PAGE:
When you see A’s infielder Tony Kemp doing a backflip before games this [hopeful] baseball season, we can tell you it is a tribute to Hall of Famer, Ozzie Smith.
“I grew up a big Cardinals fan,” Kemp said via FaceTime last week. “It was kind of inspired by Ozzie”
Kemp said his father took him to a few games, and instantly he was hooked on the St. Louis baseball culture. Shortly after, the work of learning a backflip began on a trampoline.
“Finally until we got enough confidence from the trampoline, I tried to take it to the ground,” Kemp recalled. “Once I figured it out, figured out how my body works and tried to land it … there were some failed attempts in the beginning stages.”
And if you’re trying to figure out when, and why they appear now:
“Can’t do it every time, but every now and then, I try to surprise the fans with something,” Kemp explained.
One of the few remaining question areas for Oakland is at second base, with Kemp on the short-list for consideration as a regular. Spring training is, only spring training, but he still hit .345 in 29 at-bats with the new club.
“I don’t know how they felt … but I felt like I fit right in,” Kemp joked.
“They’ve been knocking on the door for the past years. I feel honestly, in my heart, this is the year that it’s time to make a splash. We have the resources to do it.”
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As for when and where MLB’s suspended season could resume, Kemp still has zero details but a much more optimistic instinct over the last few weeks.
“I definitely think there is an end in sight, and I think we can get on the field. Being on the group text with the guys I know they’re anxious to get on the field.”
Have we seen the last game between the A's and the Cleveland Indians as they're known today? Just hours after the NFL team in Washington announced it would consider changing its racist nickname, Cleveland's MLB franchise released a statement indicating that the team was open to discussions on changing the "Indians" nickname.
The franchise has used the "Indians" moniker for over a century, switching over from the Cleveland Naps back in 1915. Broncos, Bluebirds, Lake Shores and Bustlers all also are nicknames the franchise has had in its lengthy history.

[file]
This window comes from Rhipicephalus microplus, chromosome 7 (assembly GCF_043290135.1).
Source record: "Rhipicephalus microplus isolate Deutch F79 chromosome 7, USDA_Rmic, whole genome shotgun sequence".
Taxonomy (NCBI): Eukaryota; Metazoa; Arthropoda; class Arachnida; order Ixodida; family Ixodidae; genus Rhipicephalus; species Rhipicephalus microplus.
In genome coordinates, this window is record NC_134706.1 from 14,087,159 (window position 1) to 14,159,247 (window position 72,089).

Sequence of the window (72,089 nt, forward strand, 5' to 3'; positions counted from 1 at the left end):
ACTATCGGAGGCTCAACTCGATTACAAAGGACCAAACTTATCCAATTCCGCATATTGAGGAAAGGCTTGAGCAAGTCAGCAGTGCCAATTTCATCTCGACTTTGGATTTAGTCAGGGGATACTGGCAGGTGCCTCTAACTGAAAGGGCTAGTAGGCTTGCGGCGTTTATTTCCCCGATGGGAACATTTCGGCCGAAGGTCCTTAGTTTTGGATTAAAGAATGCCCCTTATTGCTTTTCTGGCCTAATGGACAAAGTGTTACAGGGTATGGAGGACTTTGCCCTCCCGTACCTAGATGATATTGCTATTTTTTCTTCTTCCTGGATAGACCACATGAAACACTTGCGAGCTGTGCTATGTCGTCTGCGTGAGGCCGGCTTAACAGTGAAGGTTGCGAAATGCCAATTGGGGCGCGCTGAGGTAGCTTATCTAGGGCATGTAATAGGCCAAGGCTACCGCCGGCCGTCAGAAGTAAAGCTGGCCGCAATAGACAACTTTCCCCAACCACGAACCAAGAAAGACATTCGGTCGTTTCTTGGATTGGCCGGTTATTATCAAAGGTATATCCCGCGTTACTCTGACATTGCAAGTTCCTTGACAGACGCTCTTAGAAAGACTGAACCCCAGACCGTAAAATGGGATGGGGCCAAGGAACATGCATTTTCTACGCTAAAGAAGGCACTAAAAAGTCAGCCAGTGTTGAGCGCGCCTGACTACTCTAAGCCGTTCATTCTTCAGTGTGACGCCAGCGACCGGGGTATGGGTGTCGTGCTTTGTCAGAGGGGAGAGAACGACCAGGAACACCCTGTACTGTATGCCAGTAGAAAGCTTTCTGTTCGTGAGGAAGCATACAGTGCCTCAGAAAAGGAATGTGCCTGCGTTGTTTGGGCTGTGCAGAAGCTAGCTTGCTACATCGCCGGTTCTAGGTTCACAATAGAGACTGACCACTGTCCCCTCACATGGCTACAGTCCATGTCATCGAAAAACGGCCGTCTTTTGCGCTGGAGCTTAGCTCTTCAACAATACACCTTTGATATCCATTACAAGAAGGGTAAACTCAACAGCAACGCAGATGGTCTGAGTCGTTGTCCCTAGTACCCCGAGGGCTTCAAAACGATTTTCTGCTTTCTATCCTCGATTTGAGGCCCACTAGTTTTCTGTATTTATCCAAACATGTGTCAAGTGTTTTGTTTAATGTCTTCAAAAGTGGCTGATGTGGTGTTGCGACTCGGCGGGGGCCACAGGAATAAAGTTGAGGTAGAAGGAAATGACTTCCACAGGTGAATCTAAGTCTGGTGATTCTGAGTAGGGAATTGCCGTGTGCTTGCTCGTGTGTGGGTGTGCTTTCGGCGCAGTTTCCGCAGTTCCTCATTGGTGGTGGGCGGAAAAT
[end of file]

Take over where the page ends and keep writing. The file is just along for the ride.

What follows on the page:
[RELATED: How Black MLB players are confined by baseball's conservative culture]
Cleveland's management clearly has understood how the nickname could be considered offensive, as it removed the controversial "Chief Wahoo" alternate logo from the team's uniforms and most apparel at the end of the 2018 season.
Public pressure has mounted in the wake of sweeping support across the nation for reform to fight systemic racism and police brutality in the United States.
It won't be a surprise if we see not one, but two major American sports franchises completely rebrand with a new nickname and mascot before 2020 wraps up.
[RACE IN AMERICA: Listen to the latest episode]
The A’s activated a 60-man player pool to start training for the upcoming 2020 baseball season. Most of those players will work out of Oakland Coliseum during a three-week camp to prepare for games that count. The rest will go to an alternate site that the A’s have yet to determine.
“That has not been easy,” A’s general manager David Forst said Friday. “We’re working on that. We have a lot of players and staff members waiting by the phone anxious to hear when they’re leaving and when they’re going. I’m spending a lot of time working on that, as are a lot of other people.”
Stockton was the most obvious location. The A's Single-A affiliate resides there, so it seemed natural the Ports would host members of the player pool not training in Oakland and, eventually, those not part of the 30-man roster.
The A’s didn’t cement that site due to increased concerns over spikes in coronavirus cases and the heightened restrictions that followed.
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Stockton remains a possibility, though the A’s have explored other options in relatively close proximity to their home base. The ongoing public health crisis that delayed the MLB season, canceled the minor league baseball campaign and created a need for a reserve squad capable of filling in for the MLB players injured or infected, plays a part in the ultimate selection.
“Stockton is in the mix,” Forst said. “Anywhere we’ve looked around here, the situation with the virus is a factor. San Joaquin County, Stanislaus County -- we’ve looked around Alameda County -- how each county is handling things and their particular orders come into play when we’re looking into alternate sites.”
The A’s obviously need a quality baseball complex and housing around it for their players to temporarily reside, making options somewhat limited. Finding the right spot, and soon, will be important as players start to prepare in earnest for the season ahead.